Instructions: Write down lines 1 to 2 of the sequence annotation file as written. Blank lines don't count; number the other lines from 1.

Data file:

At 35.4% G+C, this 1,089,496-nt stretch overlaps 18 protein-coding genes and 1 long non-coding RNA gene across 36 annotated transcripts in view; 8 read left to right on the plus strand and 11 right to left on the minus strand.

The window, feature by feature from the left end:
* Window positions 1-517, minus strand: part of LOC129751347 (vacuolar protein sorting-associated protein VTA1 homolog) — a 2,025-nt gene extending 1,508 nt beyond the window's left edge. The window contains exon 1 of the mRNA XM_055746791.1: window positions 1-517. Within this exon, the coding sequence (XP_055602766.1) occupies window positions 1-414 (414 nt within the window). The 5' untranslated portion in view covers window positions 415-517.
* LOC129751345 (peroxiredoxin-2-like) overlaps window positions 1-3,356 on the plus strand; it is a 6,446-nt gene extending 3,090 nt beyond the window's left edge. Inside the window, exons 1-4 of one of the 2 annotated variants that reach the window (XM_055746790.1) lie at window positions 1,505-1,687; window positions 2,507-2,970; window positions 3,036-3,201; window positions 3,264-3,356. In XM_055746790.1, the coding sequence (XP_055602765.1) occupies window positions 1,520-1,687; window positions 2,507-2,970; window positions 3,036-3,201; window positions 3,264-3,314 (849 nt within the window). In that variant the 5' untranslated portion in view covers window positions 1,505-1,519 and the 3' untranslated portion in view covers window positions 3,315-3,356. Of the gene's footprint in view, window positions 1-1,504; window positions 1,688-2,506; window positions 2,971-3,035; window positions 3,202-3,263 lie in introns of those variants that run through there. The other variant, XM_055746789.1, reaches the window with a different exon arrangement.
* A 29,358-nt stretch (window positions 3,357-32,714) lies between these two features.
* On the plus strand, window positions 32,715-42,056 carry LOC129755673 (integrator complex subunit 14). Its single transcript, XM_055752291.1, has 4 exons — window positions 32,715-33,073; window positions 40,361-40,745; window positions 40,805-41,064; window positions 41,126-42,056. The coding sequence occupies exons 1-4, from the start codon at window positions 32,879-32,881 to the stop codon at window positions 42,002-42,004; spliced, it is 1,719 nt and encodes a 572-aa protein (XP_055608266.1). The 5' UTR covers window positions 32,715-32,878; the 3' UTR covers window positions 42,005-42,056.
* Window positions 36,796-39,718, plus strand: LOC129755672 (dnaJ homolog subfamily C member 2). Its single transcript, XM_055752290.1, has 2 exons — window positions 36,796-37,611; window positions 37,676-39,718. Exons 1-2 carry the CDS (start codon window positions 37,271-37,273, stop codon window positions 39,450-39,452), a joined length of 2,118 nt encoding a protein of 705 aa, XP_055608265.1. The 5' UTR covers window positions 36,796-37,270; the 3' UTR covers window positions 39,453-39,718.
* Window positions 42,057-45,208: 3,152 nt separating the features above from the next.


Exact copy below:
At 35.4% G+C, this 1,089,496-nt stretch overlaps 18 protein-coding genes and 1 long non-coding RNA gene across 36 annotated transcripts in view; 8 read left to right on the plus strand and 11 right to left on the minus strand.

The window, feature by feature from the left end: